Table 1: Types of Europeanization
Source: Adapted by the author from Radaelli (2003), Knill and Lehmkuhl (1999), della Porta and Caiani (2009)
In sum, we can ascertain four basic types of Europeanization relevant for interest groups. To a certain extent, there will naturally be some degree of overlap, as various actors are involved in multiple activities which occur in different quadrants of the above figure. However, within this framework, we may also be able to locate what types of Europeanization deal with what type of actor. The following chapters address these four types of Europeanization as they apply to Czech family values organizations; results indicate that “top-down” Europeanization is primarily, but not solely, a “soft” phenomenon; on the other hand, “bottom-up” mobilization of the Czech pro-life movement is characterized by relatively diffuse actors and usually a more generalized trend toward “internationalization” or “globalization” rather than developing specifically “European” approaches.
5. Defining Family Values Organizations and Pro-Life Organizations
A “family values organization,” (FVO) for the purposes of this paper, serves as an umbrella term for those organizations that are chiefly motivated by values traditionally associated with Judeo-Christian religious teachings and their wish to translate them into public life, either politically or socially. As such, these organizations, and the people that comprise them, generally concern themselves with such topics as support for traditional nuclear families with married heterosexual parents, opposition to research on human embryos, and opposition to abortion. While they may not be Catholics, academic research on the pro-life movement in the US at least indicates that activists in the pro-life movement are more Catholic than the general population (Munson 2008) and they often subscribe to values and arguments laid down and articulated most comprehensively in Catholic Social Teaching. This in turn means that they also typically favor a strong role for charity and voluntary action outside state bureaucratic structures (Rerum Novarum 1891). In this way, some “family values organizations” may be expressly political, but others may primarily be dedicated to “non-political” service provision or charity. The emphasis is on the sources of their beliefs, rather than on the particular activities they perform. Moreover, in the case of the pro-life movement in the Czech Republic, these charitable organizations often work closely with their more politically active counterparts, and this has a significant effect on their attitudes toward European integration and Europeanization.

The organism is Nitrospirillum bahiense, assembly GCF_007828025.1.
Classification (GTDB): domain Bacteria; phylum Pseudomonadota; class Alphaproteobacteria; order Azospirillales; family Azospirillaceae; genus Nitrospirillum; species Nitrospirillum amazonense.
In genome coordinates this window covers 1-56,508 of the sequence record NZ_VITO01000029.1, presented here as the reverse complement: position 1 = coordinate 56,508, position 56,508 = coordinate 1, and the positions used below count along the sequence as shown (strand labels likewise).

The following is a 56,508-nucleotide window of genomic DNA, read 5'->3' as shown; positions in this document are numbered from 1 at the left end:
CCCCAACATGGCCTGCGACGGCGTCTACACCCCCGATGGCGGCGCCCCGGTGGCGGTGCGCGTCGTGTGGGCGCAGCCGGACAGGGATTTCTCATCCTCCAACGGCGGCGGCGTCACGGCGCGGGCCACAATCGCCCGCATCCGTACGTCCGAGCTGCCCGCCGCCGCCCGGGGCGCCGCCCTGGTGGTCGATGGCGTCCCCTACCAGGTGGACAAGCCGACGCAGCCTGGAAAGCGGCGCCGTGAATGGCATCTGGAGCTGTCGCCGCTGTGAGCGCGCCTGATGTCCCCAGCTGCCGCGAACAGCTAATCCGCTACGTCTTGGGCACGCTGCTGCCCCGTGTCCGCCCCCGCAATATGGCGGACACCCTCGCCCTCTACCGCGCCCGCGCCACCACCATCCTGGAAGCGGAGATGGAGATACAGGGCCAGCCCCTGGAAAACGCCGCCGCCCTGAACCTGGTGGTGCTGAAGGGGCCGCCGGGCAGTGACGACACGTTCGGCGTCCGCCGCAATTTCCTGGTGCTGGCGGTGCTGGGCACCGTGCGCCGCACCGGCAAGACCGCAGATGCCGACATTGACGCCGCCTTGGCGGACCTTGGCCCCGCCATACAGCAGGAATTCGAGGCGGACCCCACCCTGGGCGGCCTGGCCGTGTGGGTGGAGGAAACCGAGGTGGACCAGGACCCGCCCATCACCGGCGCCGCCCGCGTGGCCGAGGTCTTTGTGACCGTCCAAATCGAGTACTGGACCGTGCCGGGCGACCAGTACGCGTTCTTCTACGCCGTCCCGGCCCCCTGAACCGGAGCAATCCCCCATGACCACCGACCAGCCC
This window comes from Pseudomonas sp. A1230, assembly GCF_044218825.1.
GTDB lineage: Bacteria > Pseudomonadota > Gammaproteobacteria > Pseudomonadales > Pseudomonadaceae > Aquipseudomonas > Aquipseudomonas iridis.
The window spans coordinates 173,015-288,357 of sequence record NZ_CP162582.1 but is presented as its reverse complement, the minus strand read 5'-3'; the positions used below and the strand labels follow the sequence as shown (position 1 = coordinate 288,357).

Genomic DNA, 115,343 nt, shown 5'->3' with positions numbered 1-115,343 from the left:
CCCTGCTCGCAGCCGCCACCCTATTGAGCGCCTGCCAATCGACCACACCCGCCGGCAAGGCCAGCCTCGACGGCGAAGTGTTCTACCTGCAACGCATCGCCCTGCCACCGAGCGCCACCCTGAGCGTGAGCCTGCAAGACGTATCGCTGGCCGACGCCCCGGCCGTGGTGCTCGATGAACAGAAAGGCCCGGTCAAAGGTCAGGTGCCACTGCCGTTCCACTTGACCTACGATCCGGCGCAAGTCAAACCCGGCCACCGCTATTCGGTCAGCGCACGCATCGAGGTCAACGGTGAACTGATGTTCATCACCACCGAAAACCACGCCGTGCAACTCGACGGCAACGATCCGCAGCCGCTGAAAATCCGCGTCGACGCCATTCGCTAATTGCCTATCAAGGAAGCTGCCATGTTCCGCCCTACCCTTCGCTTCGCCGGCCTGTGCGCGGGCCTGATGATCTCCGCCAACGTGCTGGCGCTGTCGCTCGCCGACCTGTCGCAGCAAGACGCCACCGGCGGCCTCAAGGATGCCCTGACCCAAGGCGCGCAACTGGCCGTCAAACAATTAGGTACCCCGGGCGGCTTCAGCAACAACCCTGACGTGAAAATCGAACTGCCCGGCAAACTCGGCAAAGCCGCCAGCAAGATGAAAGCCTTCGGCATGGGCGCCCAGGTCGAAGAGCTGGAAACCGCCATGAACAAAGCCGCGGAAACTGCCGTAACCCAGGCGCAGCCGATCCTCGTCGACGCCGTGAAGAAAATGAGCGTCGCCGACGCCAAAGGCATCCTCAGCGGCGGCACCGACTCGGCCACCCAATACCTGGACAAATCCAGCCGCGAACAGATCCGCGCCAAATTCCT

“Pro-life” organizations are a subgroup of these FVOs, which focus on abortion and the protection of unborn and newborn children. These organizations also can be, but are not necessarily, expressly “political” (i.e., focused on policy advocacy), and the research below indicates that indeed, more organizations are focused on service provision than on directly influencing public policy on the abortion debate. While their members may share other values in line with the tenets of Judeo-Christian religious teachings, such as opposition to gay marriage, their primary focus continues to be on abortion and the reduction of its occurrence, either by use of public policy instruments or by offering alternatives such as support for women with unplanned pregnancies. To the extent that they discuss other social issues, it is usually in the context of a defense of the nuclear family structure. Having described who in Czech society this paper is referring to, we can then move on to an approach to studying society and where these particular actors fit within it.
6. Methodological Considerations
Previous research on pro-life organizations in the Czech Republic (Vidomus 2011), (Sokačová 2005), (Bošková, et al. 2008) has focused particularly on Hnutí Pro život o.s. as the chief advocacy organization of the pro-life movement in the Czech Republic. However, these papers have generally shied away from the role “Europe” plays in the Czech debate. Another text, by Dudová (2010), briefly touches on the European aspects of the abortion debate, but tends to focus much more on the “pro-choice” side of the debate, and pays little attention to civil society actors opposed to abortion.